New Delhi: With the help of NASA telescopes, scientists have detected a water signature on the atmosphere of a distant Neptune-sized planet that could help in exploring more about the birth and development of planetary systems.
The study, combining observations from NASA's Hubble and Spitzer space telescopes, shows that the distant planet HAT- P-26b has a primitive atmosphere composed almost entirely of hydrogen and helium.
Located about 437 light-years away, HAT-P-26b orbits a star roughly twice as old as our Sun.
The analysis is one of the most detailed studies to date of a "warm Neptune," or a planet that is Neptune-sized and close to its star.
The researchers determined that HAT-P-26b's atmosphere is relatively clear of clouds and has a strong water signature, although the planet is not a water world.
This is the best measurement of water to date on an exoplanet of this size.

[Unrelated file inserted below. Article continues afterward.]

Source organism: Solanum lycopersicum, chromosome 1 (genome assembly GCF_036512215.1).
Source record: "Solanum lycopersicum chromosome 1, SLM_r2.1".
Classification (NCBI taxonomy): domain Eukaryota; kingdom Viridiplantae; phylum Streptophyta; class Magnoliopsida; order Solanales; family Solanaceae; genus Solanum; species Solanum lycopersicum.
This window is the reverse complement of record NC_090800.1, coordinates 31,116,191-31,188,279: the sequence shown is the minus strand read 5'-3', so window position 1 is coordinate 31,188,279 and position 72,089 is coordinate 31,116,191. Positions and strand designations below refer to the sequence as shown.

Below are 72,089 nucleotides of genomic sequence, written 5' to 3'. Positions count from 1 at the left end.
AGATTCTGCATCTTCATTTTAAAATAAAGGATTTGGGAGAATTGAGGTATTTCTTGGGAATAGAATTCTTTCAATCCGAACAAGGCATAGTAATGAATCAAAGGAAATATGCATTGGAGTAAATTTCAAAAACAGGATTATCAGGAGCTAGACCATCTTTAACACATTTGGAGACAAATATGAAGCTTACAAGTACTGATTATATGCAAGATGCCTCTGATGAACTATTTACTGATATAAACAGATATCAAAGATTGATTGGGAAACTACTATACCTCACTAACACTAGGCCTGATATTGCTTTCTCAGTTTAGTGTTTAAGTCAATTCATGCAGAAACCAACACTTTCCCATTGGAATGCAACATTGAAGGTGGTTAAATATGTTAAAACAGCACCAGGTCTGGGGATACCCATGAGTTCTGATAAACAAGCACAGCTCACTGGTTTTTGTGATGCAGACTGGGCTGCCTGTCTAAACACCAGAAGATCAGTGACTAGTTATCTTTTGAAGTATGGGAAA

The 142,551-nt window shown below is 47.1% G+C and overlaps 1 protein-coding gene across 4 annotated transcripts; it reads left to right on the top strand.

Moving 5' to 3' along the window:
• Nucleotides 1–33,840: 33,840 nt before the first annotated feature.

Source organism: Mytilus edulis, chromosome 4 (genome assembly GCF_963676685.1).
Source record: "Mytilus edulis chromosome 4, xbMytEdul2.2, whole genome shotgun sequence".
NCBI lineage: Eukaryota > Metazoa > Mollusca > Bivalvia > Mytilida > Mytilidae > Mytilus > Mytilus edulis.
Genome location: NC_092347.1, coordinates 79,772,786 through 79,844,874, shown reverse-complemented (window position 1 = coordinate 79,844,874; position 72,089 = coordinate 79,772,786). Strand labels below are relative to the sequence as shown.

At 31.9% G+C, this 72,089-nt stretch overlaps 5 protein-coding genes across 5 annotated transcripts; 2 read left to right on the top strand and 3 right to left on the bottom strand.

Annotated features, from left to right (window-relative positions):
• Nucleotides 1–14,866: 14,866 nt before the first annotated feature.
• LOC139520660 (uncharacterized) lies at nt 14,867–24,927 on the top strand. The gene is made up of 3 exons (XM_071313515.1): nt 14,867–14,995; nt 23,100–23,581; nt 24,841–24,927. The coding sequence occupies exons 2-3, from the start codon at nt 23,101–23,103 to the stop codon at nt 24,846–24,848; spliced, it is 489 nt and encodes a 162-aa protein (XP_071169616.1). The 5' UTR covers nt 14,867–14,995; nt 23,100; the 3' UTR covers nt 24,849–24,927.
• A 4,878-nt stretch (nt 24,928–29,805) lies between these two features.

Compared to Neptune and Uranus, the planets in our solar system with about the same mass, HAT-P-26b likely formed either closer to its host star or later in the development of its planetary system, or both.
"Astronomers have just begun to investigate the atmospheres of these distant Neptune-mass planets, and almost right away, we found an example that goes against the trend in our solar system," said Hannah Wakeford, a postdoctoral researcher at NASA's Goddard Space Flight Centre in the US.
To study HAT-P-26b's atmosphere, the researchers used data from transits - occasions when the planet passed in front of its host star.
(With Agency inputs)